Most people have witnessed or experienced a tantrum from a child. Everything is going well until the child gets triggered by something, anything, and it escalates from there.
Caregivers often have their own way with dealing with a child when they are throwing a tantrum, but it may not always be effective in helping the child through it. This blog is hopefully going to give caregivers some tools that can be utilized when they sense a tantrum coming on, to help de-escalate the situation.
A typical tantrum or crisis to a child has 7 steps. The first step is being calm. Everyone has a calm phase. You may notice it in a child when they are responding positively to directives, or playing happily among other things. The second step is a trigger. ANYTHING can become one and there is not always a good way to see it coming. Step three is agitation where the intensity of the situation starts to increase. If nothing is done, the child will likely head into step four, acceleration. A child has a hard time regulating themselves and their emotions. They need someone they trust to help them through this, and if ignored the child will go straight into step five: the peak. At this point, the child has shut down, they are acting out, and are not able to listen to directives. This stage usually lasts about 3-7 minutes. Following the peak, step six is de-escalation. Even when left alone, the child will begin to calm down because they will have exhausted themselves during the tantrum. The final step is recovery. This only happens when a child is allowed to de-escalate completely.
When a child experiences this cycle, they lose access to their cortex. The cortex provides a person with rationality and reasoning. It is no wonder that a child throws a tantrum when they are unable to access this portion of their brain. Some things that may trigger a child may seem very silly to a caregiver, but when the child cannot think rationally, things escalate quickly. and before you know it, your child is at their peak.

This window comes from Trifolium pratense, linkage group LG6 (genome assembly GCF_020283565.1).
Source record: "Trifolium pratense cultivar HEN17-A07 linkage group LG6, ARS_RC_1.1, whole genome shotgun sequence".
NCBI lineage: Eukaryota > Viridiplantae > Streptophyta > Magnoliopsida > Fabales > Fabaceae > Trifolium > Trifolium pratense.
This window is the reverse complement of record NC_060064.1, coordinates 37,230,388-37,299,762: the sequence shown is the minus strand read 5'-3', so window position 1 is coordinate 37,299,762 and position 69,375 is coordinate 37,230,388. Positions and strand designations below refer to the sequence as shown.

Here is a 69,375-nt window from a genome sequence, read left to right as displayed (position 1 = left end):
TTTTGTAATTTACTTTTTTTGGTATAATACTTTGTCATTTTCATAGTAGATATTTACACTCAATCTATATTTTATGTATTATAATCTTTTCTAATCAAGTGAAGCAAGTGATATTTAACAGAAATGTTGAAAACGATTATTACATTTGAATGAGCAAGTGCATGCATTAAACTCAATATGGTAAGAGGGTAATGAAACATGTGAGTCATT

A way to intervene appropriately takes action to each of the seven steps outlined previously. When the child is calm, a caregiver should be proactive and use this time to coach and teach the child about this feeling and what it is like to be calm. Inevitable, a child will experience a trigger so when they begin to get agitated, provide the child with a lot of support. It is important to be in a close proximity to the child during this time, and would be helpful to praise the child for staying calm even though they are not happy right now. If the child accelerates, the caregiver can give verbal directives to help problem solve. The child may not be thinking clearly at this time so giving the child concrete choices would be beneficial. If the child continues on in the cycle, they will next hit the peak of the tantrum. During this time, it is important to only focus on the child’s safety. There is no discussion to be had including rewards or punishment to try to get the child to stop. Remember: this phase generally lasts from 3-7 minutes so let the child have that time. After the 3-7 minute tantrum, the de-escalation will ensue. It would be helpful for the child if the caregiver were to narrate this process of coming back to regulation through cues, praise, and support. An example of this would be, “I can see your breathing is slowing down” and “You are not shaking anymore”. Finally, the child will reach the recovery stage. This is the ideal time for remediation since the child will, once again, be able to access their cortex.
The goal is for tantrums to become less frequent, overcome more quickly, and to be a more positive experience for both the adult and the child, that can be learned from through the guidance of a caregiver.
Carly Cohen, LCSW